PALM SPRINGS, Calif. -- How incongruous is this? Two thousand people are gathered in this town, which putatively has more swimming pools and golf courses per capita than anywhere else in the world, where it's sunny and warm, and where the horizon is ringed by the breathtaking sight of the San Jacinto and San Gorgonio mountains.
there isn't a set of clubs or a stitch of swimwear in sight. Instead everyone is holed up in dim rooms in the
Palm Springs Convention Center
. Here, virtual golf is what people play and a driver is something that runs a computer application.
This is the twice-a-year event software makers wait for. Anyone who is anyone in the industry is here, plus an assortment of techno-analysts and journalists. If the future in the finance world hangs on every word and gesture of Alan Greenspan, in the computer world it's the words and actions of semiconductor gargantuan Intel.
A Bugless World
: The overriding theme here is simplicity. "Don't miss the new ease-of-use wave," said Pat Gelsinger, vice president and general manager of the Intel desktop products group. Appearing soon at a computer store near you, Gelsinger promised, will be a machine that doesn't crash and on which every application runs properly. "For 10 years it ain't worked," he said. "Our challenge now is to make it work."
Intel is pushing, prodding and coddling software and hardware makers to once and for all produce a computer that turns on instantly with one button and turns off the same way -- without crashing your system or requiring you to read a manual or hire a technical assistance specialist just to install and use the programs. It's only taken Intel 15 years -- after Steve Jobs first thought of the concept and called it the
-- to champion "ease of use."
More on Drivers
: For those irritating sorts who insist on spending some time outside, Intel wants to make sure we can stay connected on the road. Hence the Extended Temperature Pentium processor, designed for the in-car computer to help out with navigation, communication, entertainment and information. You'll soon be able to tell your voice-activated computer to switch radio stations, find out what's causing the bottleneck ahead of you and pull up a road map to find you another way to get where you're going. Intel will have these chips ready for sale by the second quarter and priced at $49.50 for the processor and $26 for the chipset that goes with it.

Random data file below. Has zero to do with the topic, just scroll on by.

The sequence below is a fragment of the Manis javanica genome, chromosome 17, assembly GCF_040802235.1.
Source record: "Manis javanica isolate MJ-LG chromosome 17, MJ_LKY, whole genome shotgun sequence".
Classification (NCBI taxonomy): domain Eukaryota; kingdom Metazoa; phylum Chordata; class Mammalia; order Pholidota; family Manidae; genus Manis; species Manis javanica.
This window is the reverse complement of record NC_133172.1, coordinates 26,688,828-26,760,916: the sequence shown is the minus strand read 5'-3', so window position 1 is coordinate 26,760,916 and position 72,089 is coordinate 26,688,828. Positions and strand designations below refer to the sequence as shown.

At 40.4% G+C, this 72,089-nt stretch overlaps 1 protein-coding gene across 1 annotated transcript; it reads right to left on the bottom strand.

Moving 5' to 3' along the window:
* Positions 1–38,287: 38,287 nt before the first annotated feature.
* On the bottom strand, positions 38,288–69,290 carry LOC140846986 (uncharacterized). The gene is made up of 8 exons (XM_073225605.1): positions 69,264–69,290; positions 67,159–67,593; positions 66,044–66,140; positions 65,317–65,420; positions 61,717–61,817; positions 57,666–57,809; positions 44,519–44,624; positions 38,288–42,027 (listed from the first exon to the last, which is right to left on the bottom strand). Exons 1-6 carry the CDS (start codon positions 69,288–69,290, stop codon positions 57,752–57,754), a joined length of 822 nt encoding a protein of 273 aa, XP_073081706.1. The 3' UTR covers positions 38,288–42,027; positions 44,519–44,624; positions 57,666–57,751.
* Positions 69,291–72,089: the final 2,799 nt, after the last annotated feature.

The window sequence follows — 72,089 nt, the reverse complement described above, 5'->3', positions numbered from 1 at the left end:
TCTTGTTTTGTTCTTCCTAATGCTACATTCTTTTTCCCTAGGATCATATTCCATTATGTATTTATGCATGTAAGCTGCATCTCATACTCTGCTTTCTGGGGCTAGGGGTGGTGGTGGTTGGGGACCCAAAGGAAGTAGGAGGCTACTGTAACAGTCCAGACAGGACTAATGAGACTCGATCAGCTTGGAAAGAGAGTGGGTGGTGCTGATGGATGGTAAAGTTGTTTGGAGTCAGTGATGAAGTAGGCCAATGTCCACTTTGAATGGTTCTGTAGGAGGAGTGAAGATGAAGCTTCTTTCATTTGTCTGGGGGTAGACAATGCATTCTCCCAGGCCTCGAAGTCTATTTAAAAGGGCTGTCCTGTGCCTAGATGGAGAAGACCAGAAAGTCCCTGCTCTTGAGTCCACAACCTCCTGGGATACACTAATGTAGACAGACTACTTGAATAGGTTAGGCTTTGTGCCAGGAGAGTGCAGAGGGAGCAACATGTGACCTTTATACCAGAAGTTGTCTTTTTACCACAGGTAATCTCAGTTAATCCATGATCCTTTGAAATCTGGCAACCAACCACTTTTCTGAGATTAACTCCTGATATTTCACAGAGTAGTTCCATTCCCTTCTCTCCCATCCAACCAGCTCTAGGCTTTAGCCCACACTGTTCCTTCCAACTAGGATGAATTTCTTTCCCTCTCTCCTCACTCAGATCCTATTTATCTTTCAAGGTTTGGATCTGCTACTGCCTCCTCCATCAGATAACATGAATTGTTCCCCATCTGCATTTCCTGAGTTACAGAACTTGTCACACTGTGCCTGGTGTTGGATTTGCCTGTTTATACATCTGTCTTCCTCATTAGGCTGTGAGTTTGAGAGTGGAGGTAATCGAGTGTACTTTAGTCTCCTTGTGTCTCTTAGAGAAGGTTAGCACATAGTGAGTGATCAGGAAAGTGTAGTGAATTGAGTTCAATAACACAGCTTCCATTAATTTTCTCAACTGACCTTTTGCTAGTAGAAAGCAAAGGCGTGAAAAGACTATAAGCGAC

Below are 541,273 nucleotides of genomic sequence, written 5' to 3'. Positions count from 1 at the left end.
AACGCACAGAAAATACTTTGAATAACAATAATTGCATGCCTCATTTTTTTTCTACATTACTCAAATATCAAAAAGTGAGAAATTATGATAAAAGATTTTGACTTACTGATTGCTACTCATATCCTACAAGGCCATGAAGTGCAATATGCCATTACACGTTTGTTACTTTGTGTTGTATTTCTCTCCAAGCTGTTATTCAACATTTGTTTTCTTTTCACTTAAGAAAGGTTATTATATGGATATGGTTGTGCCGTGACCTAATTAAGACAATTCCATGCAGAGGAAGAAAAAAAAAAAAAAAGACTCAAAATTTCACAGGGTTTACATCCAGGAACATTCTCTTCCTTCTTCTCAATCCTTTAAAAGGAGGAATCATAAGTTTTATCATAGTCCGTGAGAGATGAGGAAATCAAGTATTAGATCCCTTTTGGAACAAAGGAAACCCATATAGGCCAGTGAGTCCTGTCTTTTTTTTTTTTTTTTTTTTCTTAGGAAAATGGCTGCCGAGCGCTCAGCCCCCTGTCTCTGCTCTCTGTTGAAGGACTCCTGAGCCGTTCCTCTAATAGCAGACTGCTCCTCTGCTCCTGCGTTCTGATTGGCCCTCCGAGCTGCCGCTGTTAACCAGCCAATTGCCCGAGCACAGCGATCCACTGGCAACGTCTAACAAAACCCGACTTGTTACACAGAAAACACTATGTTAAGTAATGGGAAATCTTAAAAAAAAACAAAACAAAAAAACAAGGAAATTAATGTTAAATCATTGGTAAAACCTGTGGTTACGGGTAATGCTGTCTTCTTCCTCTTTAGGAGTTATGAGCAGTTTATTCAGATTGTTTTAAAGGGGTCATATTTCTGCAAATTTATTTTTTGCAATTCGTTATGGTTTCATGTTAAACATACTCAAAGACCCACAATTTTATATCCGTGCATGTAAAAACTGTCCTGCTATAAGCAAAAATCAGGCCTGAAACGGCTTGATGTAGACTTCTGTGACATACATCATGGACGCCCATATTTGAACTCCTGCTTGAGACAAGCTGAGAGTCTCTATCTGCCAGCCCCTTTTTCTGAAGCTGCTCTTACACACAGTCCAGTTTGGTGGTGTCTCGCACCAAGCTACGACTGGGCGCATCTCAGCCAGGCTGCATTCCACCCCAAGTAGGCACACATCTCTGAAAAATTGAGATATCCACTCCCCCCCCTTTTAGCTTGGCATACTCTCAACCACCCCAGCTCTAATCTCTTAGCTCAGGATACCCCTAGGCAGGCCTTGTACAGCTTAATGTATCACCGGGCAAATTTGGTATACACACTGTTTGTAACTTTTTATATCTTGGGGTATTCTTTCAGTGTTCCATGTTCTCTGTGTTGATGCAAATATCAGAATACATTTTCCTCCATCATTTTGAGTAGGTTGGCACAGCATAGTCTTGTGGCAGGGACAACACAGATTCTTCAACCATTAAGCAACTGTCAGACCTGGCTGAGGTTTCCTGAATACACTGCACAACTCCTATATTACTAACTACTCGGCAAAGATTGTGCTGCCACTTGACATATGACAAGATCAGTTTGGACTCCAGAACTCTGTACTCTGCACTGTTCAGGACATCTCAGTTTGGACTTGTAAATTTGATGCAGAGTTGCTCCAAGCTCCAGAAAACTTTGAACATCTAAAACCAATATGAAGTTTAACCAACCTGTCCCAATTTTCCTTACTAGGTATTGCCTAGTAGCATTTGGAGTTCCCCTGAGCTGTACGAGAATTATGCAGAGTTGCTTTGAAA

If the overriding theme of this forum is simplicity, the point is ubiquity. Intel intends to be in just about any computerized device consumers can buy, whether it's intended for the home, the car, the office or the cell phone on which they chat while floating in the middle of the swimming pool.
Seeding the future
: And Intel is willing to spend big bucks to ensure the devices are all powered by Intel chips. Or at least Les Vadasz is. He's the director of corporate business development at Intel, and the man who decides how to spend the company's $2.5 billion venture capital fund. The fund has made investments in companies as varied as Linux software maker
, Webcast network
and cable modem chipmaker
Vadasz said he generally looks to buy stakes between 5% to 20%. Last year, he said, 20% of the investments were in companies outside the U.S., chiefly in Asia, Europe and Israel. The company doesn't take board seats, but occasionally it does appoint someone to "observe" on the board. "We feel our relationship with a company is in marketing and technology support," he said. "I expect that the venture capitalists who invest in the same companies we invest in work with the management. For that reason, many times we do not invest in a company if there is no VC investment."
For one company at least, Intel's investment has made all the difference. Paddy Holahan, vice president of marketing for Ireland-based Internet security developer
, said once Intel took a 6% stake in the company in January, the stock (publicly traded on the London exchange under the symbol ZGO) took off. Baltimore is garnering new respect in the industry. "Strategically, people give you the benefit of the doubt when you have Intel as a backer," he said.
Vadasz wants to invest in a company that can finally get the world hooked up to broadband, but has yet to find it. "I am absolutely fanatic about broadband," he said. "I don't think we've found the right button to push to get broadband deployment going. The service mechanism isn't there."
Does Intel prefer its broadband in cable, phone lines or wireless? "We are agnostic as to the transport mechanism," Vadasz said. "If spaghetti would carry data I would invest in it."